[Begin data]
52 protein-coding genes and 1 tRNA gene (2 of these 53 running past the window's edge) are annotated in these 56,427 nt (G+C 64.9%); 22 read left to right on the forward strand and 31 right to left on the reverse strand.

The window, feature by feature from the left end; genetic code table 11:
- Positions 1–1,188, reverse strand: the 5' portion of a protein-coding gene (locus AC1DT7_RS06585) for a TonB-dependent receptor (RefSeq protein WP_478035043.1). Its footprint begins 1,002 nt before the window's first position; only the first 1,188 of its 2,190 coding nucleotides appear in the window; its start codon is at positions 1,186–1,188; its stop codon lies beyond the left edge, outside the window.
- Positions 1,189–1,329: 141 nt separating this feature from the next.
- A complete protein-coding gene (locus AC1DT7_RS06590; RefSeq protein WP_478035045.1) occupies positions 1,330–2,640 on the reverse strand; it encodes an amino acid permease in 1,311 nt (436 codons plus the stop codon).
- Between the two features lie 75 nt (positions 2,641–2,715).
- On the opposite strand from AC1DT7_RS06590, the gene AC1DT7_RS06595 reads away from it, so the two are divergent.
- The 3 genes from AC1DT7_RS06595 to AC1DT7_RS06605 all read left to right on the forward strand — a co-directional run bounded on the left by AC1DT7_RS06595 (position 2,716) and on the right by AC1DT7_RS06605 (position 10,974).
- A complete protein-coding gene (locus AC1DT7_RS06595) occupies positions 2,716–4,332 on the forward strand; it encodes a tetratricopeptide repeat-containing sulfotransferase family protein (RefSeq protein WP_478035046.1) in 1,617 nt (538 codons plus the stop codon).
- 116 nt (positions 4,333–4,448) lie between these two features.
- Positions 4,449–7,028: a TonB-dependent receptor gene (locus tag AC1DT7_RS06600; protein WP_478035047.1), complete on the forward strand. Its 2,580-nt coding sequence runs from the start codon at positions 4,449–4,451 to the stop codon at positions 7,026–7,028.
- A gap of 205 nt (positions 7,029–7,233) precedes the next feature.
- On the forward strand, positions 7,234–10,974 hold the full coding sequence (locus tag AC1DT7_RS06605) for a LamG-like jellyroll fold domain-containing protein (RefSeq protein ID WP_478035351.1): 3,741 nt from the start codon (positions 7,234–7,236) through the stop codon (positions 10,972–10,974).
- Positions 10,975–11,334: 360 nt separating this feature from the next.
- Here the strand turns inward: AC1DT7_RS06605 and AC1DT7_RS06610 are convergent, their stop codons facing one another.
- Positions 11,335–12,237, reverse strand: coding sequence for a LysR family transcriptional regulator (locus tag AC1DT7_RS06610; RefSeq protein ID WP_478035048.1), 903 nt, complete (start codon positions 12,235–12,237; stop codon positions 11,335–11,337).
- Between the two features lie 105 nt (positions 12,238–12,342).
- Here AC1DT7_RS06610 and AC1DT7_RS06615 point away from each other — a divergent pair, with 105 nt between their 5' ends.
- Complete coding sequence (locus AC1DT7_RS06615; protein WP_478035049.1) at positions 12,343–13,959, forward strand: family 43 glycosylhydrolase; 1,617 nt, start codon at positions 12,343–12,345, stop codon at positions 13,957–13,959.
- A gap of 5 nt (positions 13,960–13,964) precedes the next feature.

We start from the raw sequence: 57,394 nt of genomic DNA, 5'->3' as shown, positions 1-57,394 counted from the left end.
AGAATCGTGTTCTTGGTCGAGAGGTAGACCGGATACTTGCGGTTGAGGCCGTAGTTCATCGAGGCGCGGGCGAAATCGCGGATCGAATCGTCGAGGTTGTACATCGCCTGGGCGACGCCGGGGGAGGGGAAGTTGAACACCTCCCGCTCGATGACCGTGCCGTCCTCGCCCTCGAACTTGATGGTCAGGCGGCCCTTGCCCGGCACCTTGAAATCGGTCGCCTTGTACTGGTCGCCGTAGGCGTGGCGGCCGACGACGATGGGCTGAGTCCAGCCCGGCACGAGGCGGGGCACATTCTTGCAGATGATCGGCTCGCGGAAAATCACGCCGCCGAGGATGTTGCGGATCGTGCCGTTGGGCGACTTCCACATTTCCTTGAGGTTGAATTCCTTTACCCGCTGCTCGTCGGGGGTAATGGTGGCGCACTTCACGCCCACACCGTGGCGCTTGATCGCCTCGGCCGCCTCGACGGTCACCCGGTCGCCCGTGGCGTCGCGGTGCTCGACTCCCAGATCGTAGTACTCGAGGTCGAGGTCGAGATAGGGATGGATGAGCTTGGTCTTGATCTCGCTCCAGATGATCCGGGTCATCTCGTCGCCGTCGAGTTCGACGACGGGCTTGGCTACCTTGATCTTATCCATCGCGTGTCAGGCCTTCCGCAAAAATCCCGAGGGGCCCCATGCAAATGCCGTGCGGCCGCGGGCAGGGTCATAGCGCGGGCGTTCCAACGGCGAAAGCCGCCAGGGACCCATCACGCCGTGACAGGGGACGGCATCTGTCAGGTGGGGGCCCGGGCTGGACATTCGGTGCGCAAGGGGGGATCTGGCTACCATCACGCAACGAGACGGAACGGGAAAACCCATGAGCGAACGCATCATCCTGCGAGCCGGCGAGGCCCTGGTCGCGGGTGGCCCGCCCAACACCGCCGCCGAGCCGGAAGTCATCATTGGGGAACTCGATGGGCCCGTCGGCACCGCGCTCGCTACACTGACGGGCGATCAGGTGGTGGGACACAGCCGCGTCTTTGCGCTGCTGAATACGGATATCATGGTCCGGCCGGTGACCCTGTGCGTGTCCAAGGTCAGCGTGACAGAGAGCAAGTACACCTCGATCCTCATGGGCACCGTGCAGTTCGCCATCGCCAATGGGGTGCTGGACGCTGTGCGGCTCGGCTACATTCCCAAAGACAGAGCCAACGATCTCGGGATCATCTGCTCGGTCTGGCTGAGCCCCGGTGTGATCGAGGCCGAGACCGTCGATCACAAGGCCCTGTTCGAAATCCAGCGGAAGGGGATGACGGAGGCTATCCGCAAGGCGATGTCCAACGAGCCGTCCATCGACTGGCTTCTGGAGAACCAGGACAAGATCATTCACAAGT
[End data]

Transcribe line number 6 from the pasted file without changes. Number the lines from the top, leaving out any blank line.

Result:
- Between the two features lie 75 nt (positions 2,641–2,715).